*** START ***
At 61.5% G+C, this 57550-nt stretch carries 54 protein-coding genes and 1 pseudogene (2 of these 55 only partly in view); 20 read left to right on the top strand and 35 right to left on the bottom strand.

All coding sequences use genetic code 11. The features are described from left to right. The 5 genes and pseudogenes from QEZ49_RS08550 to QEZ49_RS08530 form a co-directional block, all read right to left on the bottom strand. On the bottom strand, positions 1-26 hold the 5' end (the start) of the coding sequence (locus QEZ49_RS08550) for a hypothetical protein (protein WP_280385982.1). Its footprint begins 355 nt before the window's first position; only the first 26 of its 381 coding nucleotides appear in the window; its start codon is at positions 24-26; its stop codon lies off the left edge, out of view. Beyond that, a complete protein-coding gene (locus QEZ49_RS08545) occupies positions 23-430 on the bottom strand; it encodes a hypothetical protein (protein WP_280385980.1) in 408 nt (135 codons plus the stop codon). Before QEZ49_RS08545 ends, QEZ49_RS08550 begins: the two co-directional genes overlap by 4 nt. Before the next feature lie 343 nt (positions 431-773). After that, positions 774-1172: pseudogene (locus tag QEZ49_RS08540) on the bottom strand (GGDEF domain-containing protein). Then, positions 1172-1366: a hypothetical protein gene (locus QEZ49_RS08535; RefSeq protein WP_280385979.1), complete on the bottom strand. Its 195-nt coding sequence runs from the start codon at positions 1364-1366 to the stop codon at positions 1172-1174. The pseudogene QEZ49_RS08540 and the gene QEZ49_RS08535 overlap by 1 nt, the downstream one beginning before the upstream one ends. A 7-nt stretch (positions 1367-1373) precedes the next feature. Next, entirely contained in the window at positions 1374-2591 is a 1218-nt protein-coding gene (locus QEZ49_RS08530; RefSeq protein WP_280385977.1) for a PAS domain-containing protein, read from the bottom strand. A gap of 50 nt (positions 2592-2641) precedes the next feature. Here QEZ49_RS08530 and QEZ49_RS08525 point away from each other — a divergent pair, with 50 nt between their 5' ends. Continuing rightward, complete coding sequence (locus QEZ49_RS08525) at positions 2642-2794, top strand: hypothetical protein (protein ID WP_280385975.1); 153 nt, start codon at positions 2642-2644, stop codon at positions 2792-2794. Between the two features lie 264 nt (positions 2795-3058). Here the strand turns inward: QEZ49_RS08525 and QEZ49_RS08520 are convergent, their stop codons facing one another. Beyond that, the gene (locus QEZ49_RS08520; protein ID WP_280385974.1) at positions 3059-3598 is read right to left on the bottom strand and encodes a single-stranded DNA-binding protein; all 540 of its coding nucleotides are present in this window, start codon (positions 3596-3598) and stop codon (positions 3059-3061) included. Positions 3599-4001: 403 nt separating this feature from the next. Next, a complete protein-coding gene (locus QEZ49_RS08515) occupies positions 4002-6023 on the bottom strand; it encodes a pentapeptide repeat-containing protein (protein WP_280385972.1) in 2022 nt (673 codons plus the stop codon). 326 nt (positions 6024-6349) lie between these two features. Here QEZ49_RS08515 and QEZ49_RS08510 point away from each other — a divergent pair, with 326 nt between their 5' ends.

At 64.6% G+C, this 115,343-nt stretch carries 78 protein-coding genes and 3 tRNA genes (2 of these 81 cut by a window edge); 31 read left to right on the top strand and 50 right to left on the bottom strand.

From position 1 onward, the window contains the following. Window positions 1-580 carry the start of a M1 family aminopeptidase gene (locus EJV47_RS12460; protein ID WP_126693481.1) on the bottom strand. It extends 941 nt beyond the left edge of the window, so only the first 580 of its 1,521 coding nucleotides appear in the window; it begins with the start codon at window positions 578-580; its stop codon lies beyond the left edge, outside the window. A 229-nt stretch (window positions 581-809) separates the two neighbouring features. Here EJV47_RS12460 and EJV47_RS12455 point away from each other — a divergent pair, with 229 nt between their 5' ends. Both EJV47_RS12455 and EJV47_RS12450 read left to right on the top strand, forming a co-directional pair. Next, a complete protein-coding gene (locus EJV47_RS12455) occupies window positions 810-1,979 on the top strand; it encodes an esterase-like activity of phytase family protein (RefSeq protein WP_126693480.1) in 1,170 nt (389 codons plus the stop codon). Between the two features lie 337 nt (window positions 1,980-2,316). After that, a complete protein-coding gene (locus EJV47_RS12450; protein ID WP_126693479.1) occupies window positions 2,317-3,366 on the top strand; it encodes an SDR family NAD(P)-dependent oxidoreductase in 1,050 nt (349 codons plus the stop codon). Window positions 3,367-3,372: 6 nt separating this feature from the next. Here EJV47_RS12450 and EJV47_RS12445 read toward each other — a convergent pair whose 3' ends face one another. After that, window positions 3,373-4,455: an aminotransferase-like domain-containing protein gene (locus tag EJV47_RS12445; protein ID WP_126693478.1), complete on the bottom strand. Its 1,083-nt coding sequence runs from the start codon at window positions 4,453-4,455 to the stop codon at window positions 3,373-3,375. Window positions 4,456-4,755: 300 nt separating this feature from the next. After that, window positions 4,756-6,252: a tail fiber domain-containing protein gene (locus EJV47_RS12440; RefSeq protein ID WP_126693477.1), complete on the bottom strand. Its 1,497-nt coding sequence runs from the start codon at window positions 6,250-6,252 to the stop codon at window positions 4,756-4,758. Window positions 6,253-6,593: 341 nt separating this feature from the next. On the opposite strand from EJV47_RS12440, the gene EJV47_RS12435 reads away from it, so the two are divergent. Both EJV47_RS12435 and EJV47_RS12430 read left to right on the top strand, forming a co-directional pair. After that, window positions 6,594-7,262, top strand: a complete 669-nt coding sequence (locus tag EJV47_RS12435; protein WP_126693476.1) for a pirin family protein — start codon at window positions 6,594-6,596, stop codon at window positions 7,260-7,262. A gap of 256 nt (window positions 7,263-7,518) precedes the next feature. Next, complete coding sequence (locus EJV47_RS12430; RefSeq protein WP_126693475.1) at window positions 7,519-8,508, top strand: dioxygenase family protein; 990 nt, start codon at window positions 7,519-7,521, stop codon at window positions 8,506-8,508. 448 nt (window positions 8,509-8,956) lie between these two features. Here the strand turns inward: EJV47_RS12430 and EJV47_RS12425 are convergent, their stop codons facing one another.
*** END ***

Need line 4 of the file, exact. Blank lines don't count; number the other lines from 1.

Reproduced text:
From position 1 onward, the window contains the following. Window positions 1-580 carry the start of a M1 family aminopeptidase gene (locus EJV47_RS12460; protein ID WP_126693481.1) on the bottom strand. It extends 941 nt beyond the left edge of the window, so only the first 580 of its 1,521 coding nucleotides appear in the window; it begins with the start codon at window positions 578-580; its stop codon lies beyond the left edge, outside the window. A 229-nt stretch (window positions 581-809) separates the two neighbouring features. Here EJV47_RS12460 and EJV47_RS12455 point away from each other — a divergent pair, with 229 nt between their 5' ends. Both EJV47_RS12455 and EJV47_RS12450 read left to right on the top strand, forming a co-directional pair. Next, a complete protein-coding gene (locus EJV47_RS12455) occupies window positions 810-1,979 on the top strand; it encodes an esterase-like activity of phytase family protein (RefSeq protein WP_126693480.1) in 1,170 nt (389 codons plus the stop codon). Between the two features lie 337 nt (window positions 1,980-2,316). After that, a complete protein-coding gene (locus EJV47_RS12450; protein ID WP_126693479.1) occupies window positions 2,317-3,366 on the top strand; it encodes an SDR family NAD(P)-dependent oxidoreductase in 1,050 nt (349 codons plus the stop codon). Window positions 3,367-3,372: 6 nt separating this feature from the next. Here EJV47_RS12450 and EJV47_RS12445 read toward each other — a convergent pair whose 3' ends face one another. After that, window positions 3,373-4,455: an aminotransferase-like domain-containing protein gene (locus tag EJV47_RS12445; protein ID WP_126693478.1), complete on the bottom strand. Its 1,083-nt coding sequence runs from the start codon at window positions 4,453-4,455 to the stop codon at window positions 3,373-3,375. Window positions 4,456-4,755: 300 nt separating this feature from the next. After that, window positions 4,756-6,252: a tail fiber domain-containing protein gene (locus EJV47_RS12440; RefSeq protein ID WP_126693477.1), complete on the bottom strand. Its 1,497-nt coding sequence runs from the start codon at window positions 6,250-6,252 to the stop codon at window positions 4,756-4,758. Window positions 6,253-6,593: 341 nt separating this feature from the next. On the opposite strand from EJV47_RS12440, the gene EJV47_RS12435 reads away from it, so the two are divergent. Both EJV47_RS12435 and EJV47_RS12430 read left to right on the top strand, forming a co-directional pair. After that, window positions 6,594-7,262, top strand: a complete 669-nt coding sequence (locus tag EJV47_RS12435; protein WP_126693476.1) for a pirin family protein — start codon at window positions 6,594-6,596, stop codon at window positions 7,260-7,262. A gap of 256 nt (window positions 7,263-7,518) precedes the next feature. Next, complete coding sequence (locus EJV47_RS12430; RefSeq protein WP_126693475.1) at window positions 7,519-8,508, top strand: dioxygenase family protein; 990 nt, start codon at window positions 7,519-7,521, stop codon at window positions 8,506-8,508. 448 nt (window positions 8,509-8,956) lie between these two features. Here the strand turns inward: EJV47_RS12430 and EJV47_RS12425 are convergent, their stop codons facing one another.